The head prison chaplain in Kenya has applauded President Mwai Kibaki’s decision to commute the death sentences of some 4,000 prisoners, punishing them with life imprisonment instead of death by hanging.
Murder, illegal possession of dangerous weapons, robbery with violence and treason are capital offenses in Kenya. While convicts are still sentenced to death by the courts, no one has been hanged in the country for 22 years, the Catholic Information Service for Africa (CISA) reports.
In his Monday announcement of the sentence commutations, President Kibaki said that the decision does not suggest the abolition of the death penalty.
Fr. Peter Kimani, head of the Catholic Prisons Chaplaincy, said he welcomed the move “because there are many inmates who are innocent who could have suffered death.”
He told CISA that the death sentence is not a solution to crime and said the penalty should be abolished because there is no one who could not reform their life.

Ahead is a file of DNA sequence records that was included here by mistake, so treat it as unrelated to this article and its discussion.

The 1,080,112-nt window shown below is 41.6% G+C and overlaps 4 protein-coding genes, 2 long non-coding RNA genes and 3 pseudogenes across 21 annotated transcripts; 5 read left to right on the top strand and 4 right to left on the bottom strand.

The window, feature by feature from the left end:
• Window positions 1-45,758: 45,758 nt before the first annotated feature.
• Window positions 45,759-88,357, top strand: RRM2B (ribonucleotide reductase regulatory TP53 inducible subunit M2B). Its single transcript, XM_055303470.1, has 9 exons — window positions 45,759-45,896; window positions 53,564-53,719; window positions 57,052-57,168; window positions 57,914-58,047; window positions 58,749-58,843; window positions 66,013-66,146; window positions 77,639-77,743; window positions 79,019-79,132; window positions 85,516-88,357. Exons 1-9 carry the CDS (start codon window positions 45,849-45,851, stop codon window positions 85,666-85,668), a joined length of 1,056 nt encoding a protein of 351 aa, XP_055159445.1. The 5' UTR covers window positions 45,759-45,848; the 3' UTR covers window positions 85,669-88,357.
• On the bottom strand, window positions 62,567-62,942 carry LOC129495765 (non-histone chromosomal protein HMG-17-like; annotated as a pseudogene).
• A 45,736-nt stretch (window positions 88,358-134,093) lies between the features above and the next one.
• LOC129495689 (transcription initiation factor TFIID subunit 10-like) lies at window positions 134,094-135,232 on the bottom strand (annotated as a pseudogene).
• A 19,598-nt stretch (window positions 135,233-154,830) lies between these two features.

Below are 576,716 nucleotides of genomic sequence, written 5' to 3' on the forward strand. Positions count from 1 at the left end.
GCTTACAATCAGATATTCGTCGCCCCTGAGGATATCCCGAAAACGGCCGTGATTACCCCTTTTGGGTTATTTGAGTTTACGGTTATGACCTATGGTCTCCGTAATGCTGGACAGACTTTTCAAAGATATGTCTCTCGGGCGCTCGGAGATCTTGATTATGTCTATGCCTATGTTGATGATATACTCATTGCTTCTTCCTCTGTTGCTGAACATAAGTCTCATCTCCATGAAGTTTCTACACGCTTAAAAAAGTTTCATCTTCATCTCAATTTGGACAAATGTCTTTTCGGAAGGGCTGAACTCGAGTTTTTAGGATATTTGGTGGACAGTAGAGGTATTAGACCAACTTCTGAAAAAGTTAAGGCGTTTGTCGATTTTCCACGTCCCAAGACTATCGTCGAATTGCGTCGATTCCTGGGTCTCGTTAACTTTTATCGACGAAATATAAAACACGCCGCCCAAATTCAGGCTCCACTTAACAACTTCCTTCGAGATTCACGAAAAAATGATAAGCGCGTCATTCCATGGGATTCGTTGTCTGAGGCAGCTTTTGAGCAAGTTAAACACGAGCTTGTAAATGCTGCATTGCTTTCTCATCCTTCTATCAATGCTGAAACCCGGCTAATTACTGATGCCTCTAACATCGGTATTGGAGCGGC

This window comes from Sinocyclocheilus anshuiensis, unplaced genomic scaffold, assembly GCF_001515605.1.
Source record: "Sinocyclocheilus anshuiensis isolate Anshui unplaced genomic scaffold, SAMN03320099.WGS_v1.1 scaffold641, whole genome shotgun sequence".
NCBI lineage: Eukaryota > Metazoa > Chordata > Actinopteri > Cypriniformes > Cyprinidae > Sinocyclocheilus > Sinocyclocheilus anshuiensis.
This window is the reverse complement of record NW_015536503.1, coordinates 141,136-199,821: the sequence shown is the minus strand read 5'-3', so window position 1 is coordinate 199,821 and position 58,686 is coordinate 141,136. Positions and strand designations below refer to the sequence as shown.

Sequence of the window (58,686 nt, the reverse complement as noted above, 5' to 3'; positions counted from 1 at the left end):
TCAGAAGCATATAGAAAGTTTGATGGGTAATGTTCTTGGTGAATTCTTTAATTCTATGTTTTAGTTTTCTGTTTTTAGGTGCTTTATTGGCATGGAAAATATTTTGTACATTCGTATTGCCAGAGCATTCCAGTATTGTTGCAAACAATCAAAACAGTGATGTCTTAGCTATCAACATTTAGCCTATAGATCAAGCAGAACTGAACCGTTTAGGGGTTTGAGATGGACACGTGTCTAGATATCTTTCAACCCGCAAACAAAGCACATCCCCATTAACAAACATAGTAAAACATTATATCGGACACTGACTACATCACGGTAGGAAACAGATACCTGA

The Kenyan president justified his decision by saying a prisoner’s extended stay on death row causes undue mental anguish and suffering, psychological trauma and anxiety. It may also constitute inhuman treatment.
As the law does not allow death row prisoners to be gainfully utilized by prison authorities, he added, the practice leads to idleness and has a negative impact on prison discipline.
President Kibaki directed all relevant government ministries and departments to study whether the continued existence of the death penalty has any value or impact in the fight against crime.